The first phase of Line 4 will be between Alsos Veikou and Goudi stations, predicting fifteen (15) new stations and a length of 11.7 km of new track. It has been announced that an invitation to tender for the construction of the first phase of Line 4 will be issued in the summer of 2016; the construction is expected to start by mid-2017 and the opening of the line by circa 2025. The estimated cost for constructing the first phase of the new line is 1.2-1.4 billion EUR. Currently, the project of the first phase is considered to follow a PPP scheme which might be extended for constructing the whole new line. An alternative solution is a mixed funding between the EIB and the Greek State, it is also a high-profile candidate project to be included in the Juncker Plan of EU that will include also the second phase of Line 4 of Athens Metro.

As of January 2018, the proposed route for the first phase of Line 4 is:

Other lines

Lines 5–8 are also planned.[22]

See also[edit]


I. ^ As of October 2012, none of the organisations behind the construction or operation of the Athens Metro specify the exact line colour values for web or print, but they agree on a general colour scheme for identifying lines.[12][23]


  1. ^ a b c d e "Homepage - The Company - Attiko Metro S.A." Attiko Metro S.A. Archived from the original on 3 December 2010. Retrieved 2 June 2014.
  2. ^ a b c "Homepage - The Company - Historic Data - Transit in Athens". Attiko Metro S.A. Archived from the original on 8 July 2014. Retrieved 2 June 2014.
  3. ^ a b "AttikoMetro Inside – Base Project". Attiko Metro S.A. 9 September 2012. Retrieved 3 October 2012.
  4. ^ Law 2669/1988, Government Gazette Issue A 283/1998-12-18, Part 7, paragraph 2.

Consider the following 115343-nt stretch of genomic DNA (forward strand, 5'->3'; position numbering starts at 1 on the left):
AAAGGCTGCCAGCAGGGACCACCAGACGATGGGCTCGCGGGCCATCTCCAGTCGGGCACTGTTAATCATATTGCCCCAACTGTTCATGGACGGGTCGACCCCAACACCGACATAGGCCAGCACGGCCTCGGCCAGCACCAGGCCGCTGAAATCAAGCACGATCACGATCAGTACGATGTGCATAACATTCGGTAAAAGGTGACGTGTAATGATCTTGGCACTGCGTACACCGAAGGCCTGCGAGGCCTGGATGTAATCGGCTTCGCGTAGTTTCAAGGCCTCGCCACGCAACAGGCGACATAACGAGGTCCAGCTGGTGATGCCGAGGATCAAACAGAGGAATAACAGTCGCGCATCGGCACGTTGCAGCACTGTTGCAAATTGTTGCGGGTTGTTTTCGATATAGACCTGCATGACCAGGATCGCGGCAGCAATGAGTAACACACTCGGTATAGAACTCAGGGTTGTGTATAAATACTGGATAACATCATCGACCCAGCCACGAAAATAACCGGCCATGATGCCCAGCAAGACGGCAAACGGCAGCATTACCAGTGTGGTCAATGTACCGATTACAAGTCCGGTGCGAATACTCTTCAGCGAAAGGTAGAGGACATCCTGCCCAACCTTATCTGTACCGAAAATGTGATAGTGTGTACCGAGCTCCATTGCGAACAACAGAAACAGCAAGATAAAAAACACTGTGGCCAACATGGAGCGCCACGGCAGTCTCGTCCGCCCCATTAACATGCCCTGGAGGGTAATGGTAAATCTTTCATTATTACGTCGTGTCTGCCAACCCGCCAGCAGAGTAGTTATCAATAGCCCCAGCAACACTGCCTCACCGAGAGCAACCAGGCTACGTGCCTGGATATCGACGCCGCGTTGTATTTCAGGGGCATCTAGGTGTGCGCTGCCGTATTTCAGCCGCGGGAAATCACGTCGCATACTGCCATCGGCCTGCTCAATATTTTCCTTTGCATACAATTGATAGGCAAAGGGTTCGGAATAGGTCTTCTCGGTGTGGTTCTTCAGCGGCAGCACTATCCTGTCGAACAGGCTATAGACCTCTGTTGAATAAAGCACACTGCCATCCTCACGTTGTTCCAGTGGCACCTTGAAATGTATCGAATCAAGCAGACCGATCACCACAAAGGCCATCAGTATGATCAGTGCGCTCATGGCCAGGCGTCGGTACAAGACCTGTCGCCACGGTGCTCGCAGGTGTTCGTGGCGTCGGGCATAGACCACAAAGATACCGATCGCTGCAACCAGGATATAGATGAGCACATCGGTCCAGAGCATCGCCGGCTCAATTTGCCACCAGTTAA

5. ^ "" (PDF). Archived from the original (PDF) on 14 March 2016.
  6. ^ a b "Urban Rail Transport SA (STASY SA): Urban Rail Transport S.A". Urban Rail Transport S.A. Retrieved 2 October 2012.
  7. ^ Hekimoglou, Achilleas (24 August 2013). Οραμα για 14 γραμμές Μετρό στην Αττική από το 2000 (in Greek). Το Βήμα (To Vima). Retrieved 25 September 2013.
  8. ^ "Law 2669/1998". Εφημερίδας της Κυβερνήσεως (in Greek). Athens: Government of Greece. A (283). 18 December 1998. Retrieved 24 September 2013.
  9. ^ Law 3920, Government Gazette issue A-33, 3 March 2011.
  10. ^ Ministerial Decision 28737/2637, Government Gazette issue B-1454, 17 June 2011
  11. ^ "Homepage - Construction of the Athens Metro - Projects in Operation - Base Project". Attiko Metro S.A. Retrieved 2 June 2014.
  12. ^ a b c "Athens Metro Regulatory Plan" (PDF). Attiko Metro S.A. 30 January 2012. Archived from the original (PDF) on 27 June 2013. Retrieved 29 August 2012.
  13. ^ "Urban rail news in brief – May 2013". Railway Gazette International. 3 May 2013. Retrieved 21 June 2013.
  14. ^ a b "AMEL – Athens METRO operation:OPERATION". 14 February 2009. Archived from the original on 24 April 2009. Retrieved 4 May 2009.
  15. ^ G. Nathenas; A. Kourbelis; T. Vlastos; S. Kourouzidis; V. Katsareas; P. Karamanis; A. Klonos; N. Kokkinos (2007). Από τα Παμφορεία στο Μετρό (in Greek). 2. Athens: Μίλητος (Militos). pp. 703–708. ISBN 978-960-8460-91-1.
  16. ^
  17. ^ N. Sbarounis (December 2002). "Hybrid locomotives of Athens Metropolitan Network (Greek: Υβριδικές Ηλεκτράμαξες του Μητροπολιτικού Δικτύου Αθηνών)". Sidirotrohia (Greek: Σιδηροτροχιά) (in Greek) (23): 30–31.
  18. ^ ATHENS METRO – Completion of the tender for the supply of 17 new trainsets for the Athens Metro (16/09/2009)
  19. ^ "Tickets" (PDF). OASA S.A. Retrieved 22 September 2015.
  20. ^ "Travel Cards (Greek - English not available)". STASY S.A./OASA S.A. Retrieved 23 September 2015.
  21. ^ "Attiko Metro Γραμμή 4 (Line 4)". Retrieved 15 January 2016.
  22. ^
  23. ^ "Athens Public Transportation Map" (PDF). Athens Urban Transport Organisation. 26 July 2011. Retrieved 11 October 2012.[permanent dead link]

External links[edit]